Getting to Know MakerPRO Part 2: Vision and Future Plans

Continuing with our interview with MakerPRO‘s co-founder, Owen Ou, TechDesign will share his vision and future plan for Taiwan’s maker movement and maker economy with all of you. If you still remember, Owen mentioned about his plan of connecting individual makers and achieving something practical together through several programs. Let’s see what are the programs about!

How will these programs be carried out?

Owen: Since MakerPRO’s slogan is “Building Maker Economy,” I hope to first learn more about maker economy itself, and try to establish a sustainable system to support it. The system will be something like Android, which is an open source platform that allows different players to participate in developing it. In other words, it is a collaborative model. I believe that if the maker economy wants to succeed, it needs to have an operating system like this. It is not something that can be achieved just through me or MakerPRO.

Do you have any examples of successful makers that you can share with us?

Owen: If you still remember what we talked about during the seminar on PLM for startups and makers, it is a long, winding road from generating ideas to releasing final products on the market. Since MakerPRO was only founded a year ago, we can only do so much for makers in our community. So far we are mostly helping makers to push their prototypes one step forward, and also gathering like-minded individuals through our events. It will be hard to define what success is for MakerPRO at this point, but we are definitely working towards establishing something bigger.


What do you think are the strength and potential of Taiwan’s maker movement?

Owen: The strength and potential of Taiwan’s maker movement can be divided into three main aspects. The first strength is Taiwanese makers’ originality. In China, it is a norm for makers to build up their own business, and when it comes to building businesses, makers need to take markets and production volume into consideration. This norm will make it hard to differentiate products because all makers could be designing the same product. But that’s not the case in Taiwan. Taiwanese makers focus a lot on originality, and that makes them more aligned with the maker movement in western countries. They don’t just copy other people’s ideas because they want their products to be unique. Additionally, Taiwan’s professional makers have very solid backgrounds in product design and manufacturing in general. For example, it won’t be hard to find someone with more than ten years’ experience in the electronics industry among MakerPRO’s members. One of the makers named James recently designed a PCB oven that can match the function of an industrial level oven. This shows the depth of Taiwanese makers’ technical skills.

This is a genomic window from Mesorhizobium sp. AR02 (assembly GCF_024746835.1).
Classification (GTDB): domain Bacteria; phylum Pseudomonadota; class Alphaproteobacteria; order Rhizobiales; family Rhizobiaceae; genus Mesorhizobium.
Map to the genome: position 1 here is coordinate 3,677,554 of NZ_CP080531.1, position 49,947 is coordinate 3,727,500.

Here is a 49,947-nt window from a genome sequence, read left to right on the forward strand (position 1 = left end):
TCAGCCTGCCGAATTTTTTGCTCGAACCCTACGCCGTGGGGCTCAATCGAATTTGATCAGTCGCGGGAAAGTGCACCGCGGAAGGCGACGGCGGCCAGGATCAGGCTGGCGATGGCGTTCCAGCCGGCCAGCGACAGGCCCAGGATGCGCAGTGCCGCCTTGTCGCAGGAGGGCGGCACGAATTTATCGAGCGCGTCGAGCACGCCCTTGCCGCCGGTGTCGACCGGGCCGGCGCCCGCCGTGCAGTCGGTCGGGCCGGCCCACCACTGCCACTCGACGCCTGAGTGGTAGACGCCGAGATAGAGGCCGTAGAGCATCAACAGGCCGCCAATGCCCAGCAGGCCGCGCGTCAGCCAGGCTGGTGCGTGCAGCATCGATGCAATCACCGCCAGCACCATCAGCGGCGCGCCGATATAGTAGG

Besides, most of the Chinese design houses lack the ability and experience in handling projects with unpredictable natures. As a result, Chinese design houses won’t be able to offer better suggestions to startups. On top of that, makers are always running the risk of losing their products’ originality, because Chinese design houses have the tendency to copy someone’s ideas and turn it into their own products. However, makers never need to worry about that if they work with Taiwanese design houses.

Lastly, Taiwan has the potential to encourage cross-field cooperation. Traditionally, there is almost no interaction and connection between the electronics industry and the design industry, but I believe there is a lot of potential if the two industries cross each other’s path. One of MakerPRO’s missions is to help cultivate such partnership. In fact, starting next week, we will have an eight-week hackathon that brings together twenty designers, hardware engineers, software engineers and business managers to collaborate and come up with new product ideas at the end of the hackathon.